Marya Hornbacher is an award-winning essayist, journalist, novelist, poet, and survivor. Five of her books have been named New York Times bestsellers. She is best known for authoring “Wasted: A Memoir of Anorexia and Bulimia” (1999), which was nominated for the Pulitzer Prize; the book discusses her back-and-forth journey between bulimia and anorexia. Marya recounts how she thought she was “fat” at the age of five, how she developed bulimia at nine, anorexia at fourteen, and cycled through eating-disorder clinics hospitals until she weighed 52 pounds at age eighteen; this was when Marya was told she would not live longer than a week.
Though Marya survived her ordeal with eating disorders, she was diagnosed with bipolar disorder in her mid-twenties. Marya went on to write “Madness: A Bipolar Life” (2009), which eloquently described the frightening battle of her experience of mental illness. With the proper diagnosis and treatment for bipolar disorder, came self-knowledge and a remarkably stable life for Marya.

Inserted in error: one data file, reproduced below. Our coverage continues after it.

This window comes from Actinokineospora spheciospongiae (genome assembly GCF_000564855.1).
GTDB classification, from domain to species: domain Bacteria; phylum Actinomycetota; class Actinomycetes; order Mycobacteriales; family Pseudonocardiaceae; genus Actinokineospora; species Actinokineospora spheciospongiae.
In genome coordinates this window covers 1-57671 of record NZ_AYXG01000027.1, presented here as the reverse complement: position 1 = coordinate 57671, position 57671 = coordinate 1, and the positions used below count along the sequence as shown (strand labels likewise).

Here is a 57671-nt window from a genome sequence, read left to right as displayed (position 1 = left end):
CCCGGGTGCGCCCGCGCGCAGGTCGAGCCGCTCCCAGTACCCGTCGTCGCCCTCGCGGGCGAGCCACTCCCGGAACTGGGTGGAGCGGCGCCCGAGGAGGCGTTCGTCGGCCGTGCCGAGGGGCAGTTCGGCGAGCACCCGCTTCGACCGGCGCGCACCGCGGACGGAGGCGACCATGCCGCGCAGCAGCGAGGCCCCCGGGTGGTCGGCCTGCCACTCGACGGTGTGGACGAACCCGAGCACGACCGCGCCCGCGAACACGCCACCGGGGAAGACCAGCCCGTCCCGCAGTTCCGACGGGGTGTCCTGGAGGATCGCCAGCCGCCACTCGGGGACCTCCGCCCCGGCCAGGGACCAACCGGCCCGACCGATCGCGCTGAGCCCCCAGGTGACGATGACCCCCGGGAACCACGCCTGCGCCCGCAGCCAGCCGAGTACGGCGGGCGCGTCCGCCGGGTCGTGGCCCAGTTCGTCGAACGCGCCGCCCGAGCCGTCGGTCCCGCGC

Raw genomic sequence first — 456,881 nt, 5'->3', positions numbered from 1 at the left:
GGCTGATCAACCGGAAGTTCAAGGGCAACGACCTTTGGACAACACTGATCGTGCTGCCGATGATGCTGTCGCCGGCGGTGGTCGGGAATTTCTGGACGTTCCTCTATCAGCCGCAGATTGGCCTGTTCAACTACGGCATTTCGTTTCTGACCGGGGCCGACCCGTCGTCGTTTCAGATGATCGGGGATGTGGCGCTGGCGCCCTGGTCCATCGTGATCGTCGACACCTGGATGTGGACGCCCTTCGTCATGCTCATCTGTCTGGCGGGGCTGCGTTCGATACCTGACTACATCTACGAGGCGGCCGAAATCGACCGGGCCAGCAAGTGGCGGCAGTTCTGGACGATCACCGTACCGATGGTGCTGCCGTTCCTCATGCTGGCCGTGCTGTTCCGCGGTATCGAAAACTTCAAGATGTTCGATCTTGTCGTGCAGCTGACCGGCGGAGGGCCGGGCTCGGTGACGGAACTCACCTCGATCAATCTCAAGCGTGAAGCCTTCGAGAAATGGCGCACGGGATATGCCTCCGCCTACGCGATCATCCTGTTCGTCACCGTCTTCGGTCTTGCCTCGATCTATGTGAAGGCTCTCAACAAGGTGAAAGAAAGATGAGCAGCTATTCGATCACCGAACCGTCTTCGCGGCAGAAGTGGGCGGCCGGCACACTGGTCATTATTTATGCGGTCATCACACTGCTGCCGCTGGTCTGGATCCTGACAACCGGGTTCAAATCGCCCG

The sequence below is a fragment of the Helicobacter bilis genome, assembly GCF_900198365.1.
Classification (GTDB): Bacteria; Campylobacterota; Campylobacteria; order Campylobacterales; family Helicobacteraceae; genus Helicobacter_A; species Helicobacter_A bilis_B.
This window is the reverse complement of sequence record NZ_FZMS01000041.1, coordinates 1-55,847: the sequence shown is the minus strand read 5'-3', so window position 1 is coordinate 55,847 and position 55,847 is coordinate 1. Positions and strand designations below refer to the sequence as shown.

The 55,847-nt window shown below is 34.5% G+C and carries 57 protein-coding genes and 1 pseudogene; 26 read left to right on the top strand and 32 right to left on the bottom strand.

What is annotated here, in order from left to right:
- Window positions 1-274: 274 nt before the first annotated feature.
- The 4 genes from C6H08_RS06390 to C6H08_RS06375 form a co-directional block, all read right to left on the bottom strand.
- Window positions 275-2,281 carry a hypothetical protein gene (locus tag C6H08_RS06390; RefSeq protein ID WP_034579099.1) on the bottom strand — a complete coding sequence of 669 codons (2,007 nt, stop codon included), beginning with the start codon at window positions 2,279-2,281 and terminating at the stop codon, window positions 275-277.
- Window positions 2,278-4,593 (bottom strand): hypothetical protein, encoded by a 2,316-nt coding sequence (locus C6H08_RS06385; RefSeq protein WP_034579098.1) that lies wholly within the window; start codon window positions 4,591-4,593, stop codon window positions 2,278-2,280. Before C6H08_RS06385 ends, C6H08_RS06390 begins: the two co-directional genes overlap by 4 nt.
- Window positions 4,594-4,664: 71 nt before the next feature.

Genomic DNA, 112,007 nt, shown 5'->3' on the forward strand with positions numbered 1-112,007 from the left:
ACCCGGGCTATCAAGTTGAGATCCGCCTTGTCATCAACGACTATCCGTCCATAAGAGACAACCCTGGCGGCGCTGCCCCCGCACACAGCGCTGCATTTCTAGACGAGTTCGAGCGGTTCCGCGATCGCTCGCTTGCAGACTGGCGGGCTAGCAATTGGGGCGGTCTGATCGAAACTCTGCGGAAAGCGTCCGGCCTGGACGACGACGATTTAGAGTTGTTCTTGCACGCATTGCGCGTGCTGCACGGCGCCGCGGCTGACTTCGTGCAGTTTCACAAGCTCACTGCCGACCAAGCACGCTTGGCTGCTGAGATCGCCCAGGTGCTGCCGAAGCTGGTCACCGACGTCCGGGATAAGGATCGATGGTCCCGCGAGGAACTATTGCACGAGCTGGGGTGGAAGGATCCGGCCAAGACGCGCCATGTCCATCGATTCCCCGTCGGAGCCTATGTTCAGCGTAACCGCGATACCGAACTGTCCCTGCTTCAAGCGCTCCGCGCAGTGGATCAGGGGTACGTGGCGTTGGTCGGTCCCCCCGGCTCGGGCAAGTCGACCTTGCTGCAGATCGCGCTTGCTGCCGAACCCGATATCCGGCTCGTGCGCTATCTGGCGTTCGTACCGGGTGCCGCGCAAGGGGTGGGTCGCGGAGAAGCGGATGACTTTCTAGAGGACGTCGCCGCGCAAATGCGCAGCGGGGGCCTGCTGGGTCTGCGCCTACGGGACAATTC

Marya continues to write poetry, non-fiction pieces, and work in the journalism field. Her writing encopasses many topics, including bulimia, anorexia, recovery, mental health, addiction, and spirituality. Marya is hard at work on her seventh book, a collection of essays on the subject of solitude in women’s lives. She is also closely engaged in advocacy for mental health recovery, and is a frequent visitor to community-based mental health groups of all sizes and kinds, including National Alliance on Mental Illness (NAMI).
In the interview with our Different & Able President and Founder, Alexandra Nicklas, Marya shares her compelling story and her journey of recovery. Marya discusses how self awareness and self compassion are vital in the process of healing. She also touches on the unintentional/intentional “glamorization” of eating disorders in the media and how the invasiveness of social media consumption plays a role in one’s mind. In addition, Marya provides outstanding writing advice for aspiring memoirists and writers. One can see the passion, honesty, grit and authenticity with which she speaks and writes. Afterall, Marya has stated, “When you deal with nonfiction, you deal with human characters.”